I downloaded HotRecorder, which I used to record calls to and from the WSKP100. Right-click to download and listen to this MP3 test file to see what a test call made with my notebook and a Sennheiser PC120 In-Ear Headset sounds like. This MP3 file lets you hear what a call made with the WSKP100 sounds like.

Note that the called party sounds about the same as the caller, since apparently both receive and transmit voices have high frequencies rolled off. This limits the wireless bandwidth required, which allows a call to keep on going even when your wireless connection drops down to lower speeds due to network activity or weak signal.

Bugs and Missing Features

The WSKP100 is relatively bug-free for a first-generation product. I experienced only one lock-up of the phone during repeated test calls and can’t quite say what caused it. The only way I was able to get the phone to power down was to press and hold the Send key – not the End / Power Down key as you might expect.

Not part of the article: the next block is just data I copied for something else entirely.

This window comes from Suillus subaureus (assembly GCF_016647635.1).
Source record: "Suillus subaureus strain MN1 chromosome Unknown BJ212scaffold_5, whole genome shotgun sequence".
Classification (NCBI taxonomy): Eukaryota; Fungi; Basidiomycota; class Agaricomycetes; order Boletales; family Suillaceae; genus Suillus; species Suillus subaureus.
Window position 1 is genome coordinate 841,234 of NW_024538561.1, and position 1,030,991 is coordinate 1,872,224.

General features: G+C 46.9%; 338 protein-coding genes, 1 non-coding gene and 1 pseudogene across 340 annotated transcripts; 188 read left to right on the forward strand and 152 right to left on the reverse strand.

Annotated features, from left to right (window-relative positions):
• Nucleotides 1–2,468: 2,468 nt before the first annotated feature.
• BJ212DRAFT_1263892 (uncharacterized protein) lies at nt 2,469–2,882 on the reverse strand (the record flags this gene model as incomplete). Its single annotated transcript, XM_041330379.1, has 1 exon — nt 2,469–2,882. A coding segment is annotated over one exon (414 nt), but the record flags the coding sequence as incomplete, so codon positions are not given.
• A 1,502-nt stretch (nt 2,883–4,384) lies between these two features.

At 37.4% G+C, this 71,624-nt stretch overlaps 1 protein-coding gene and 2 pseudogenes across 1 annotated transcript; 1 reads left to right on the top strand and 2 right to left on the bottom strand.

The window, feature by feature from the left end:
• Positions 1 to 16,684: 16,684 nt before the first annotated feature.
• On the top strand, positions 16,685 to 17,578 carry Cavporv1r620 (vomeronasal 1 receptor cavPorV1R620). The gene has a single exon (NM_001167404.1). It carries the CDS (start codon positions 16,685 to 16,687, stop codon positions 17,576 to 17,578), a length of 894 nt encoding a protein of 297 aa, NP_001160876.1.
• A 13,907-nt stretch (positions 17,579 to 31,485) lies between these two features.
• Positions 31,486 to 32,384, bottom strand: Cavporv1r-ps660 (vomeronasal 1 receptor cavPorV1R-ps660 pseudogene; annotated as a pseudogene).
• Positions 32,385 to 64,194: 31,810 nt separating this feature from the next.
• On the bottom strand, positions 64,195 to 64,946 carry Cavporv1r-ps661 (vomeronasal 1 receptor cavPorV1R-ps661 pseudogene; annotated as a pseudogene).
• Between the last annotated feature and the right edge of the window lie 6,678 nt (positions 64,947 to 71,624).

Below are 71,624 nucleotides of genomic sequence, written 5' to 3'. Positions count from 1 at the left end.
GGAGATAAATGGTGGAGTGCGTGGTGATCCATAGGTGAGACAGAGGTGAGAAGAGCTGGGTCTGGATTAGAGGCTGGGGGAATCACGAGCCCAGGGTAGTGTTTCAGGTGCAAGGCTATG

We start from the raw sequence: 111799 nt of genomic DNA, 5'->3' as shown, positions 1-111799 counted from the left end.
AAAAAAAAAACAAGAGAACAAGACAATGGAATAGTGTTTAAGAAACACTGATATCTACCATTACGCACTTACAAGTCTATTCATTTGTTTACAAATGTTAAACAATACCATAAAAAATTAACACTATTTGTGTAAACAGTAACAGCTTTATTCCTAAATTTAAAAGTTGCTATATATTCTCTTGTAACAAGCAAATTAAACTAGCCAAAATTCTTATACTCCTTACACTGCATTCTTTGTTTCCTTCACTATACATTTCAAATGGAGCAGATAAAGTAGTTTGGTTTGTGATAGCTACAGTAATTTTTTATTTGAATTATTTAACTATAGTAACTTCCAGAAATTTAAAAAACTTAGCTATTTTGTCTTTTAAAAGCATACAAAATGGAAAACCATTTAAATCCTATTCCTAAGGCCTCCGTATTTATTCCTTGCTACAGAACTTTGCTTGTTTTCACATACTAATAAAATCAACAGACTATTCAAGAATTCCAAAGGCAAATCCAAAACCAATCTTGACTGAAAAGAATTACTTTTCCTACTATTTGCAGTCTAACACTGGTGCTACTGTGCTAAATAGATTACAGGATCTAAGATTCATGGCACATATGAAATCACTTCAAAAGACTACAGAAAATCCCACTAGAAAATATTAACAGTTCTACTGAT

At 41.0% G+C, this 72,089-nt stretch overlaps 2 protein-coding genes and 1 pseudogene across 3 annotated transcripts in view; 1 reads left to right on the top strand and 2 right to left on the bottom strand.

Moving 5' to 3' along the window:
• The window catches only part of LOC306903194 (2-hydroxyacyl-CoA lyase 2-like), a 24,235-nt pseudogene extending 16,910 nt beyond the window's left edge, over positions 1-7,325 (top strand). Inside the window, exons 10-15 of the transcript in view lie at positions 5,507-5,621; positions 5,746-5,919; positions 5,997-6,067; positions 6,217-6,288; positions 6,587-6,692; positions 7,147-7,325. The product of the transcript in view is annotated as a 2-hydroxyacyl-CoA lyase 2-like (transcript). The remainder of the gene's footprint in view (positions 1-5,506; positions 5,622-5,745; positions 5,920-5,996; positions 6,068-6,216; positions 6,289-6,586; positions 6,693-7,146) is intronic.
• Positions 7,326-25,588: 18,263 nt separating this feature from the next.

The main bug I found was with the clock. Try as I might, I was not able to get the WSKP100 to keep proper time. For some reason, upon each power up, the phone insisted on displaying the correct time minus two hours. The date and minutes were always correct, but the hours were not. And even though I selected the 12 hour time format, at 1:XX PM, the phone showed 0:XX PM.

I also found that getting the phone to link up to encrypted networks took a bit of patience. The good news is that I was able to get the phone to successfully associate and work with a Belkin Pre-N access point using WEP 64 and 128 modes as well as WPA-PSK with both TKIP and AES encryption. The difficult part was that it seemed like I had to repeat the key-setting exercise twice in order to successfully connect in each mode.